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Sleep Essentials

Video Summary: Sleep Essentials (Parts I, II, and III)

Here are the KEY points covered in the videos above. Contact us directly with questions.

OPTIMAL SLEEP

Hours: 7.5 – 9.5


Quality: 3- vs. 4- Stage Model (Awake, Non-REM, REM vs. Awake, Light Non-REM, Deep Non-REM, REM), Sleep cycles through stages over 90 minutes


Age: Affected by Stage of Life (Infant, Teen, Adult, etc.). As we age, we sleep less but still NEED the same quantity/quality of sleep


Circadian Rhythm: Sleep/Wake Cycle, Timing of food consumption, Exercise – our body adapts neuro-endocrine responses based on cyclical aspects of these factors.


Life Span vs. Health Span: Optimal sleep patterns can positively improve the QUALITY OF LIFE as we age. Improve our HEALTH later into life.

BEHAVIORAL FACTORS

Reading, Writing – Stimulating activities will adversely affect ability to fall asleep.


Exercise – Not within 2 hours of bedtime


Devices – TV, Phones, Tablets, etc. (Blue light, Extraneous light “trick” our body into thinking we are in Daylight, which adversely affects ability to fall asleep d/t Circadian Rhythm)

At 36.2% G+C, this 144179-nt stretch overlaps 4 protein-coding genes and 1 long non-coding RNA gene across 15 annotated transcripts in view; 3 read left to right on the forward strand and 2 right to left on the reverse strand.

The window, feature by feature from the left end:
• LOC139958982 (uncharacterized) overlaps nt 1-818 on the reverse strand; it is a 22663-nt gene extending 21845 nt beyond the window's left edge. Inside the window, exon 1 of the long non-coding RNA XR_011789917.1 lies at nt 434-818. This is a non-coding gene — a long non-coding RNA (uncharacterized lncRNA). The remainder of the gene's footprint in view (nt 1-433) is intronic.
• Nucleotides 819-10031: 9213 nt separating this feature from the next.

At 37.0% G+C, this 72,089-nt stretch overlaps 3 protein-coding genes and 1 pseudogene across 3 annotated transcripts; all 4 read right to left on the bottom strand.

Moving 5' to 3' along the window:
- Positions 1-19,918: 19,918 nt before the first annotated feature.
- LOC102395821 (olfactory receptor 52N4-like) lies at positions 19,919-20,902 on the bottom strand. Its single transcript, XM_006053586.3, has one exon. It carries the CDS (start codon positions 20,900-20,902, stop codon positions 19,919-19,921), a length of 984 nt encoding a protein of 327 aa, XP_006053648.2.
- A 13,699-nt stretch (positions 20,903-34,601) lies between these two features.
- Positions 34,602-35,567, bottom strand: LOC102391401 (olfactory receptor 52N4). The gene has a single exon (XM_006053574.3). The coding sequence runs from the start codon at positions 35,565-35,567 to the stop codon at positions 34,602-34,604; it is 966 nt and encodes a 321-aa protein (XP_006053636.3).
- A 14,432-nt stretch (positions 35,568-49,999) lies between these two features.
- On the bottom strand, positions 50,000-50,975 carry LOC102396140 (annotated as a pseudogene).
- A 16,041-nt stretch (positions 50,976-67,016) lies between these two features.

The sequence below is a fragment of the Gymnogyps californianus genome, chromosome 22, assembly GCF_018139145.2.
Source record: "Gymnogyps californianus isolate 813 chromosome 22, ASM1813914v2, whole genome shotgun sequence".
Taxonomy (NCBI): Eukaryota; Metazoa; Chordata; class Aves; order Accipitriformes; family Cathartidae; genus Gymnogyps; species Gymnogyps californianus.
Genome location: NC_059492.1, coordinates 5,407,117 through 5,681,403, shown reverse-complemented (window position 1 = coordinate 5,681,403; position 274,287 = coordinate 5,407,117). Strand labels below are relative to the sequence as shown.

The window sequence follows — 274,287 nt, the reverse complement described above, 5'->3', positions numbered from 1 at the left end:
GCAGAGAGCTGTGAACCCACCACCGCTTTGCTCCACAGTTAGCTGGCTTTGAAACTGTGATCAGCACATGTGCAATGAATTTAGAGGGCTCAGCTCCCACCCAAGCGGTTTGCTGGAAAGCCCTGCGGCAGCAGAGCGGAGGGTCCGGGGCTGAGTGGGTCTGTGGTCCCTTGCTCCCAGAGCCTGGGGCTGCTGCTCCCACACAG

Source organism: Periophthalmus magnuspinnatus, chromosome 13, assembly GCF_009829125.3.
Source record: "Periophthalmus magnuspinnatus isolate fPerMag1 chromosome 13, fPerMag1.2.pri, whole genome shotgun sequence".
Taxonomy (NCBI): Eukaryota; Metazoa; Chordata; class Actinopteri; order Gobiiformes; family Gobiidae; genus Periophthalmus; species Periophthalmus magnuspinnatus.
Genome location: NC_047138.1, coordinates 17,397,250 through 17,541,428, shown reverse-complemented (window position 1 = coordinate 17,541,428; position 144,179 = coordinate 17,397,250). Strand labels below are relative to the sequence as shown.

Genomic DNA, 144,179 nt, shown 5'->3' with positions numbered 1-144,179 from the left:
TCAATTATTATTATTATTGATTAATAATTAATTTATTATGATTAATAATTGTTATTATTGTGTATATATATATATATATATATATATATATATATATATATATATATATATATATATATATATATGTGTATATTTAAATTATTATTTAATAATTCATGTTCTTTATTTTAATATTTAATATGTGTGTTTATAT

Naps – Adenosine, an important biochemical in the body, builds up throughout the day creating “sleep pressure”. This increased pressure allows us to acquire better sleep throughout the night. Naps (especially those 90 minutes or longer) will reduce Adenosine, decreasing the sleep pressure at Bedtime. For those who sleep well this may not be an issue. For those who find it difficult to sleep, naps should be avoided or be short in nature (i.e. 10-20 minutes).


DIETARY FACTORS


Alcohol – while some may find alcohol helps them “fall asleep”, it also reduces the quality and depth of sleep throughout the night. It is a powerful diuretic and thus will require more voiding of the bladder during the night.


Meal Time – when you eat impacts hormonal levels in your body. To improve sleep quality it has been suggested to avoid eating within 3 hours of your Bedtime.


Caffeine – it is a stimulant and competes for the Adenosine receptors that promote sleep.

After ingesting caffeine 6 Hours later, 50% remains in your system12 Hours later, 25% remains in your systemYour sleep depth and quality will be affected by caffeine even if you feel like you get good sleep. Best to avoid caffeine; it is certainly recommended to avoid it after 12pm if you struggle with sleep


RESOURCES

Matthew Walker MD – TED Talk

Berkley News – Everything you need to know about sleep, but are too tired to ask

NCBI – Sleep and Adenosine

DISCLAIMER: This information is not intended to replace Medical advice from a Physician. Consult a Physician prior to beginning any new exercise, dietary or lifestyle changes.

MORE TO COME…

LOOK FOR PARTS IV and V WILL BE PUBLISHED IN FEBRUARY’S VIDEO BLOG





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